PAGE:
File a police report and make certain that you get a copy of that report. If you believe the attack was motivated by your sexual orientation, ask that it be noted on your report. Even if you feel that there is nothing that the police can do, file a report to assist in the accumulation of statistics and the recognition of patterns of violence. If a report was not filed at the time of the incident, go to a police station and file one. Remember the physical description of your attacker(s) – gender, race, height, weight, clothing, and distinguishing characteristics. Write it down as soon as you are able!
Call Equality Cincinnati at 513.591.FAIR (3247). Your incident will be documented as part of the National Anti-Violence Project and your treatment by police and other officials will be monitored. Equality Cincinnati can aid you in finding assistance. You have the right to file a citizen complaint against a police officer if you feel you were disrespectfully treated. Equality Cincinnati continues to work with the Cincinnati Police Department to ensure GLBT persons are treated with the dignity and respect all citizens deserve. All information collected is kept confidential.
To help avoid problems:
- Be aware of your surroundings.
- Do not enter into situations that could be dangerous.
- If it feels unsafe, it probably is.
It is critically important that abuse and harassment be reported. Contact Equality Cincinnati to document these cases.
COUPLES AND FAMILIES
The federal Defense of Marriage Act provides that same-gender married couples are not considered married for federal law purposes, and cannot file joint tax returns, receive social security benefits as a surviving spouse, or receive other federal law benefits of marriage. It also provides that states need not recognize a same-gender marriage performed in another state. The denial of federal benefits is currently being challenged in federal court.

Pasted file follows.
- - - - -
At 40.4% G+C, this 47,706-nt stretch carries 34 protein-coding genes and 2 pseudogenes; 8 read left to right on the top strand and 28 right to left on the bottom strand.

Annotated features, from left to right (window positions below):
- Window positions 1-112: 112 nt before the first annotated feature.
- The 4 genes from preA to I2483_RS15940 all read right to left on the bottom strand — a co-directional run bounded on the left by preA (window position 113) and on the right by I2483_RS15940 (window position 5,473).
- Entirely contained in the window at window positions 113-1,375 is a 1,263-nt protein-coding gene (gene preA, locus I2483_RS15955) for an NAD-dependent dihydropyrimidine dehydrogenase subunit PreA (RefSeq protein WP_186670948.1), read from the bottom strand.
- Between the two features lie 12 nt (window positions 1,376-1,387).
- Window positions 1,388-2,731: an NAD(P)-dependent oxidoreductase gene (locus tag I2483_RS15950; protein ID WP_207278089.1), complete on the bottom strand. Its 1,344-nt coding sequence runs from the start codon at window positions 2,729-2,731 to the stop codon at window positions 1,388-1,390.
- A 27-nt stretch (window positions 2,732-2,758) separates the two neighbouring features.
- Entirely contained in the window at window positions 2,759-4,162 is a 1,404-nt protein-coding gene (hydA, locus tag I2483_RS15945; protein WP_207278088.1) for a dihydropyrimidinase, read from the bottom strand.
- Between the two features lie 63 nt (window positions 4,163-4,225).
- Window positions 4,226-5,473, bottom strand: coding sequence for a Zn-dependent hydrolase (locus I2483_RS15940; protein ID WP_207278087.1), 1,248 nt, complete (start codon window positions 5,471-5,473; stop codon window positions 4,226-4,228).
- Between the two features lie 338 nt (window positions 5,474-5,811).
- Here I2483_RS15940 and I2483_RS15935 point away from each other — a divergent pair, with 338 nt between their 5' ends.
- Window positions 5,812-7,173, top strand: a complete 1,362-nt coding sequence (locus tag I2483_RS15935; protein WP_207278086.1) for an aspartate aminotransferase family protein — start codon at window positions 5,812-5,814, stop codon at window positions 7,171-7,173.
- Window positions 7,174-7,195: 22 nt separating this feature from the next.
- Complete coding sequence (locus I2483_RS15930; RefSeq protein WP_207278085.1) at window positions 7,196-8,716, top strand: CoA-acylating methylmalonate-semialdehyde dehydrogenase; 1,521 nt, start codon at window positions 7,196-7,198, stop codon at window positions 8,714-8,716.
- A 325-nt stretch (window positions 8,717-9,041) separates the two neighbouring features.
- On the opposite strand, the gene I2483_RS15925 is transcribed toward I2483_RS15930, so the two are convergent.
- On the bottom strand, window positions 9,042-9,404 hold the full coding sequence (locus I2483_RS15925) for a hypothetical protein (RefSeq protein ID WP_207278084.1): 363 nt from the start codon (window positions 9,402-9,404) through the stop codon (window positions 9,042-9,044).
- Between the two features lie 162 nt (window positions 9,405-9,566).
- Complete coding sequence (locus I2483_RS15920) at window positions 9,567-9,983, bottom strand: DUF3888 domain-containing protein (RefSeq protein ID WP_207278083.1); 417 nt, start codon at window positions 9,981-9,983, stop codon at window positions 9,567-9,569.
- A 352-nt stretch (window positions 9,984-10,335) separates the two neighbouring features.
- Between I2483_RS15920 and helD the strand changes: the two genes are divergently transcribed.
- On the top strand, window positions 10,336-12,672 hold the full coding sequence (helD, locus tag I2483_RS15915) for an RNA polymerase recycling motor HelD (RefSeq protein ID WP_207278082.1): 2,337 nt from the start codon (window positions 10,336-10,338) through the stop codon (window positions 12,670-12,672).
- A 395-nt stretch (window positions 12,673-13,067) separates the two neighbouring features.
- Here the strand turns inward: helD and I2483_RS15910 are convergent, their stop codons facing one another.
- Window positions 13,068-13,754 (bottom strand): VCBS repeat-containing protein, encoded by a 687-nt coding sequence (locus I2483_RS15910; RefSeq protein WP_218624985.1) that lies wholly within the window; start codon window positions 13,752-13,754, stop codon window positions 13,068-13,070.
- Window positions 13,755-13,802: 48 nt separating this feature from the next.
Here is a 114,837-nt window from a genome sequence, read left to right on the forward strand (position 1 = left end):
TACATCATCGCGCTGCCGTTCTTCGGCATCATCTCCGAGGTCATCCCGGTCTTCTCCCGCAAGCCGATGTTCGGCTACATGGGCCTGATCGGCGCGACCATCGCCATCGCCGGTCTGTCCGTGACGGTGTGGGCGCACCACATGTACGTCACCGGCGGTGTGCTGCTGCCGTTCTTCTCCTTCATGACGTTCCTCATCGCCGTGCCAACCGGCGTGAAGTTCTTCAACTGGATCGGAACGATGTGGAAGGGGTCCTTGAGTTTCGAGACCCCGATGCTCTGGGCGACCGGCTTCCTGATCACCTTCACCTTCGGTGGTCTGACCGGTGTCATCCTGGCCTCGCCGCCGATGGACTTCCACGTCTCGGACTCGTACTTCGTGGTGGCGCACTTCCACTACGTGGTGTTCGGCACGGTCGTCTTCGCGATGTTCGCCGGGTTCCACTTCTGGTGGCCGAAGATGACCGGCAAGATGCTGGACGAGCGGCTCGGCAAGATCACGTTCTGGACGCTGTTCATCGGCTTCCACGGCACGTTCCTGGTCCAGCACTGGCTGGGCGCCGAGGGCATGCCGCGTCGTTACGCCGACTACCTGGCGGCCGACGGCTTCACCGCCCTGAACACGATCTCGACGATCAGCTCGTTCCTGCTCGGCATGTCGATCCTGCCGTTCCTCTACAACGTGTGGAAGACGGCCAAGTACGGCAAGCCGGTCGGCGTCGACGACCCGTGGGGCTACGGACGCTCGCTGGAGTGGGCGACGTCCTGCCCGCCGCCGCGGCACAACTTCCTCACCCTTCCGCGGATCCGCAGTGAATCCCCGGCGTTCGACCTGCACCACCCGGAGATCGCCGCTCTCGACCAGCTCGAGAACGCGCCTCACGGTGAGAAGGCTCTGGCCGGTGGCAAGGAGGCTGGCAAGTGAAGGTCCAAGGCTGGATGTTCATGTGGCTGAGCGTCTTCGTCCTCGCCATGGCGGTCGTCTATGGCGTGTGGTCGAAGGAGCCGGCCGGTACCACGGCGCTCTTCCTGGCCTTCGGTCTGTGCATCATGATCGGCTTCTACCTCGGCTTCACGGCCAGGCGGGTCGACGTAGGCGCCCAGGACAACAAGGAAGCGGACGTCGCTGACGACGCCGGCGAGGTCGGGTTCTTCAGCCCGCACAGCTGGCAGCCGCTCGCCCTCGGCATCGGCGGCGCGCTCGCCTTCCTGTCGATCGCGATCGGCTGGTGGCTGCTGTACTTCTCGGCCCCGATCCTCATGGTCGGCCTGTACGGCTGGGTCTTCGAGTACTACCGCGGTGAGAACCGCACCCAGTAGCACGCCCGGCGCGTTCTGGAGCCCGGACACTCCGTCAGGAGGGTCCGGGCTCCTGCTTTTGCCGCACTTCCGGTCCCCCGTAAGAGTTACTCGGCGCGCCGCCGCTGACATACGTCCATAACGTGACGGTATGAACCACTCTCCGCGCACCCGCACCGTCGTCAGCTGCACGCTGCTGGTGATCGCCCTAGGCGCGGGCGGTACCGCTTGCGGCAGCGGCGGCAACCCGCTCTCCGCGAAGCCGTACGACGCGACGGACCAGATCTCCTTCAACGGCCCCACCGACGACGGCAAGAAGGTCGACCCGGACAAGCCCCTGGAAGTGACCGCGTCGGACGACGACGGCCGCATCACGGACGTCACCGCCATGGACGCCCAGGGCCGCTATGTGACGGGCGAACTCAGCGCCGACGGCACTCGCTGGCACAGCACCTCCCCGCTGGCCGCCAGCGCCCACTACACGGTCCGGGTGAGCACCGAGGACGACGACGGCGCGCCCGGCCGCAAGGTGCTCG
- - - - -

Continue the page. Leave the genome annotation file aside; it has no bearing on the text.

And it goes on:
The Ohio state constitution limits the definition of marriage to one man and one woman, and prohibits any legal statue intended to approximate the design, qualities, significance, or effect of marriage. The Kentucky state constitution limits the definition of marriage to one man and one woman, and prohibits any legal status identical or substantially similar to marriage. Indiana has a statute that states that any same-gender marriage is void even if valid where solemnized.
This lack of recognition is likely to remain unless the United States Supreme Court were to decide that they are unconstitutional. While Massachusetts, Connecticut, Iowa, New Hampshire, Vermont, the District of Columbia, and Canada allow same-gender marriage, and New Jersey, California, Oregon, Washington, Nevada, and Wisconsin allow civil unions or domestic partnerships, those same-gender marriages, civil unions, or domestic partnerships will not be recognized by Ohio, Kentucky, or Indiana.
However, lesbian and gay couples can build a legal and financial framework to protect our loved ones. In the absence of a will designating a partner as a beneficiary, an unmarried person’s entire estate goes to her or his closest blood relatives upon death. If one is incapacitated, the state grants control of one’s financial and medical affairs to a relative unless financial and medical powers of attorney have been signed.